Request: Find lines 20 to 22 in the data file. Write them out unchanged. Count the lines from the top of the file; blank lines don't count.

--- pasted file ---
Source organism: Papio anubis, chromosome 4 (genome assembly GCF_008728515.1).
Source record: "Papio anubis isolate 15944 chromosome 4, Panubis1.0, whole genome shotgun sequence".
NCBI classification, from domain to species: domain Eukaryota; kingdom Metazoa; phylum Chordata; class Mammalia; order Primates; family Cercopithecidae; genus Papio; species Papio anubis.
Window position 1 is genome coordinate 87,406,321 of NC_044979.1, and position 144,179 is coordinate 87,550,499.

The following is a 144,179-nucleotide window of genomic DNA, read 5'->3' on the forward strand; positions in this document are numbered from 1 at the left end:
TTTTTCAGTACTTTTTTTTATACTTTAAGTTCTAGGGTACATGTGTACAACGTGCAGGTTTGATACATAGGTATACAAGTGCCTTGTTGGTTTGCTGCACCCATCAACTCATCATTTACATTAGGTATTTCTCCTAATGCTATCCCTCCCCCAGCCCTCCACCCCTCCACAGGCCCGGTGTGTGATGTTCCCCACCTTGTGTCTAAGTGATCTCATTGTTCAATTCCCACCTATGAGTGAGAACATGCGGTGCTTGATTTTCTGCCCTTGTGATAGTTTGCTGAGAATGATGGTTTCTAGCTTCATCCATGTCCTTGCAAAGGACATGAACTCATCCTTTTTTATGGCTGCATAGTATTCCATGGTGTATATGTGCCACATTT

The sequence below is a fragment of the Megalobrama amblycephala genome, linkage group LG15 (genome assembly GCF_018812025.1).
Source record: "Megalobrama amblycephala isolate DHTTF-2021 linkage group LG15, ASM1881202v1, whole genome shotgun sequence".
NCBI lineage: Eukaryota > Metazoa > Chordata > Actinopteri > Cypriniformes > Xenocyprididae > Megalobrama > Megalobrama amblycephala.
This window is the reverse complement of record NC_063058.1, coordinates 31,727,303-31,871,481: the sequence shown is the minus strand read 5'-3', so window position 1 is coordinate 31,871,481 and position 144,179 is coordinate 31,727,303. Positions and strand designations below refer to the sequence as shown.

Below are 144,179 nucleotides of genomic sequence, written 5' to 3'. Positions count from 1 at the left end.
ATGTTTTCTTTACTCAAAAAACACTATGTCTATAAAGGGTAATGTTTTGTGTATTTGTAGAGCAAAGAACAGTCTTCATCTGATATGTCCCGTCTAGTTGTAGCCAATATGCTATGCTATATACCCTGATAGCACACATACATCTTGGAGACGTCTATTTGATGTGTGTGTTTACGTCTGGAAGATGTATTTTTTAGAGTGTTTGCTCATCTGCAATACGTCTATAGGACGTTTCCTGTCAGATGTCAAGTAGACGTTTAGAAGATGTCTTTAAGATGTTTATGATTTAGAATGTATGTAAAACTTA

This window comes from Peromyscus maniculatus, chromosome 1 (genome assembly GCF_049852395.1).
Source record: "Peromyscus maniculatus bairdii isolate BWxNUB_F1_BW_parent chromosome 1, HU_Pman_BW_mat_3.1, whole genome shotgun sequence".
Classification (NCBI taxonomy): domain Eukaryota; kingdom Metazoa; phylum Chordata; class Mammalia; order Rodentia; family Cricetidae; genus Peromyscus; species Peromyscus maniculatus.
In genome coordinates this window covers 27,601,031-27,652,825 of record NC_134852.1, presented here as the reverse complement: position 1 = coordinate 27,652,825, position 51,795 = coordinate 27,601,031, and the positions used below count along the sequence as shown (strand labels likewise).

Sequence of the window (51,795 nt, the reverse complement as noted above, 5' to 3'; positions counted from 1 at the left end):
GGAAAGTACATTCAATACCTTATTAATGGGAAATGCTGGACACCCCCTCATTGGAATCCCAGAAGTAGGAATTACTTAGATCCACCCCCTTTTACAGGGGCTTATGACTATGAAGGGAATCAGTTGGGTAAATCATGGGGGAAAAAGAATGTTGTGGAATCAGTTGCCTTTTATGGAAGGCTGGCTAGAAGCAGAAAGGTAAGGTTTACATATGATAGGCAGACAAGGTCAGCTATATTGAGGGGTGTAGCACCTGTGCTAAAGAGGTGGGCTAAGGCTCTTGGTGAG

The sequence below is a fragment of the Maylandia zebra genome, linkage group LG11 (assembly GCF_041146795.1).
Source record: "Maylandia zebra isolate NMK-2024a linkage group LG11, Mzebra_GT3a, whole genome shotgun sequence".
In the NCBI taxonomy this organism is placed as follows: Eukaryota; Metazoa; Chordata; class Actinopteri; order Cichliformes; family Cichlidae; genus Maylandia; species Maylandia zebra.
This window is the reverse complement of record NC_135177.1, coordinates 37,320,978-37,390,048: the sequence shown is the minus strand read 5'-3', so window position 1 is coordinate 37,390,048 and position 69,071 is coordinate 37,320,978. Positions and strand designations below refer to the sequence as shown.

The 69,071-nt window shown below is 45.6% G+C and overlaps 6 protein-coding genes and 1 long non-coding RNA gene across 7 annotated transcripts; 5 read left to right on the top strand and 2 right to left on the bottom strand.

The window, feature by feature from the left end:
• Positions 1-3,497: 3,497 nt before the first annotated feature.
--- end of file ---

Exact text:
Source record: "Maylandia zebra isolate NMK-2024a linkage group LG11, Mzebra_GT3a, whole genome shotgun sequence".
In the NCBI taxonomy this organism is placed as follows: Eukaryota; Metazoa; Chordata; class Actinopteri; order Cichliformes; family Cichlidae; genus Maylandia; species Maylandia zebra.
This window is the reverse complement of record NC_135177.1, coordinates 37,320,978-37,390,048: the sequence shown is the minus strand read 5'-3', so window position 1 is coordinate 37,390,048 and position 69,071 is coordinate 37,320,978. Positions and strand designations below refer to the sequence as shown.